{
        _name = name;
        _population = population;
        _square = square;
        _capital = capital;
    }
}

Then the memory allocation for the class and its use can be approximately as follows.

// use of Country class

// memory allocation - the constructor without parameters is called
Country c1 = new Country();

// memory allocation initialized by a 4-parameters constructor
Country c2;
c2 = new Country("Namibia", 2358163, 825418, "Windhoek");

// the use of class c2 methods
string name, cap;
double square;
ulong popul;

c2.Get(out name, out popul, out square, out cap);
// name = "Namibia", popul = 2358163, square = 825418, cap = "Windhoek"

When using the new operator, the corresponding class constructor is invoked. If no constructor is implemented in the class, then the default constructor is called, which has no parameters.

 

4. An example of memory allocation for an array of objects (instances) of a class

Memory for an array of objects of a certain class is allocated in 2 steps. First, memory is allocated for an array of references to class instances. Then, in a loop, memory is allocated for any object (instance) of the class.

Example. Let the class MyClass be given.

// class MyClass
class MyClass
{
    public int d; // internal variable of class
}

The following code allocates memory for an array of MyClass objects. Then memory is allocated for any instance (object) of the class.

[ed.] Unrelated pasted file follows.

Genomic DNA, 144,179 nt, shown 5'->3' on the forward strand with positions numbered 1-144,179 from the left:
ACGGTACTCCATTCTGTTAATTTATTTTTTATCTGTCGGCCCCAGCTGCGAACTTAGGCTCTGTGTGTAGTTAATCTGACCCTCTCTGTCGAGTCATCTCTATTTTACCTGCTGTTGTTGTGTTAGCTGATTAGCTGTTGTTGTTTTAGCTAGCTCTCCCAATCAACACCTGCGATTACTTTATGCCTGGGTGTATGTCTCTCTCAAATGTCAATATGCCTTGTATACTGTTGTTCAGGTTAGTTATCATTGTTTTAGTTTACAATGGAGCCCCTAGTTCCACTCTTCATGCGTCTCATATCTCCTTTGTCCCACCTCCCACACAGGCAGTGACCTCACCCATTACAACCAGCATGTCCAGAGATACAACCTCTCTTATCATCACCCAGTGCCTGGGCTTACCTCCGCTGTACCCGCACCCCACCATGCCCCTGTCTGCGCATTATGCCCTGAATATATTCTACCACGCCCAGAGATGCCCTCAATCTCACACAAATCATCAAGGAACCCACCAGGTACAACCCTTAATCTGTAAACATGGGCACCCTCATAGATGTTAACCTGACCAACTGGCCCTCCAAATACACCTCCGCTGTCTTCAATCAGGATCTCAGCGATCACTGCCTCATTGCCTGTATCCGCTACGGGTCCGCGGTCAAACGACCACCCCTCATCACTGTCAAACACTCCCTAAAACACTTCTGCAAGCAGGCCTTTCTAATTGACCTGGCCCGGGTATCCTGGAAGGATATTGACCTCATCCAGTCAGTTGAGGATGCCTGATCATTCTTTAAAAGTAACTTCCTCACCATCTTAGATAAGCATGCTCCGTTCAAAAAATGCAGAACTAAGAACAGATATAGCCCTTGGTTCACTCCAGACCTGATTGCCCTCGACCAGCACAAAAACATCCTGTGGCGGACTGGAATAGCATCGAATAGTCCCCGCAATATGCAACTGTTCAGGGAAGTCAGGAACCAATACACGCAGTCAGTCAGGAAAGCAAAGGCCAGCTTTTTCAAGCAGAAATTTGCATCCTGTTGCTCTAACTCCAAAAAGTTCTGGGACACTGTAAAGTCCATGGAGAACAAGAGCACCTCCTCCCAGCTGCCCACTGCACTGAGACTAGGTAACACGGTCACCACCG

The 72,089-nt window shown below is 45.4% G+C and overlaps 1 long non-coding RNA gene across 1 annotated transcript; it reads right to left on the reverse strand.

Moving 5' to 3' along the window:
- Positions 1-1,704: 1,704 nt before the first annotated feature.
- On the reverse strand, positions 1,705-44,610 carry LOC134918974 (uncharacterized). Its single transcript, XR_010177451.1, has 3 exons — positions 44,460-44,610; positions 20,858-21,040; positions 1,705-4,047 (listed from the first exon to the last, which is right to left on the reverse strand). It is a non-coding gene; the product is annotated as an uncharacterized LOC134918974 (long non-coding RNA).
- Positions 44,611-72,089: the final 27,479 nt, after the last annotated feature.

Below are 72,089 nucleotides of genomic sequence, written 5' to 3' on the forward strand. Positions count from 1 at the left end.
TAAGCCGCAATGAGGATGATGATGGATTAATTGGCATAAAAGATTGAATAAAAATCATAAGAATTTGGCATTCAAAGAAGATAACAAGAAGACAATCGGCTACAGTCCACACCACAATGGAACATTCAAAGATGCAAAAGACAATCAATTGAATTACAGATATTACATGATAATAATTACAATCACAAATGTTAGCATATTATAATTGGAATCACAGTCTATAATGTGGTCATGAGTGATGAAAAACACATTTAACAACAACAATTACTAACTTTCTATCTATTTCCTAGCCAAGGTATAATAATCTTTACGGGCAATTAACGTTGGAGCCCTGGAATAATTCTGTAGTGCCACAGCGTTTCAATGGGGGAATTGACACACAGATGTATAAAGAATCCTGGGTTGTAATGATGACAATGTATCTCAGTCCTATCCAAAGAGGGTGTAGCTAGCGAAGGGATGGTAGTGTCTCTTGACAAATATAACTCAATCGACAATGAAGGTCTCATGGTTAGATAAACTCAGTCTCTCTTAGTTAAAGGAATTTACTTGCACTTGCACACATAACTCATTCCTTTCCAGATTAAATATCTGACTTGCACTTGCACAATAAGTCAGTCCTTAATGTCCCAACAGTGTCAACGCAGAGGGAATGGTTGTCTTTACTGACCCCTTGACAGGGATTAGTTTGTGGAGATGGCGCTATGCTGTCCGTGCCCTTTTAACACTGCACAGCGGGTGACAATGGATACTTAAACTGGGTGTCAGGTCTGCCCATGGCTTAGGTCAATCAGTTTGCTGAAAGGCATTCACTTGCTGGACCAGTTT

...

MyClass[] mc = new MyClass[10]; // memory allocation for the array as a whole

// memory allocation for any object
for (int i = 0; i < 10; i++)
    mcA[i] = new MyClass();

// filling the mc array with squares of numbers from 0 to 9
for (int i = 0; i < 10; i++)
    mcA[i].d = i * i;

...

 

5. An example of allocating memory for a structure

Let a Date structure be given that implements a date.

// structure, that implements a date
struct Date
{
    int day;
    int month;
    int year;

    // constructor of the structure Date
    public Date(int day, int month, int year)
    {
        this.day = day;
        this.month = month;
        this.year = year;
    }

    // method that returns the value of the day, month, year fields
    public void Get(out int d, out int m, out int y)
    {
        d = day;
        m = month;
        y = year;
    }
}

The allocation of memory for a structure variable named dt and the use of a structure variable is:

Date dt = new Date(11, 05, 2008); // memory allocation for a structure variable

int d, m, y;
dt.Get(out d, out m, out y); // get the day of the week: d = 11, m = 5, y = 2008

 

6. An example of memory allocation for an array of structures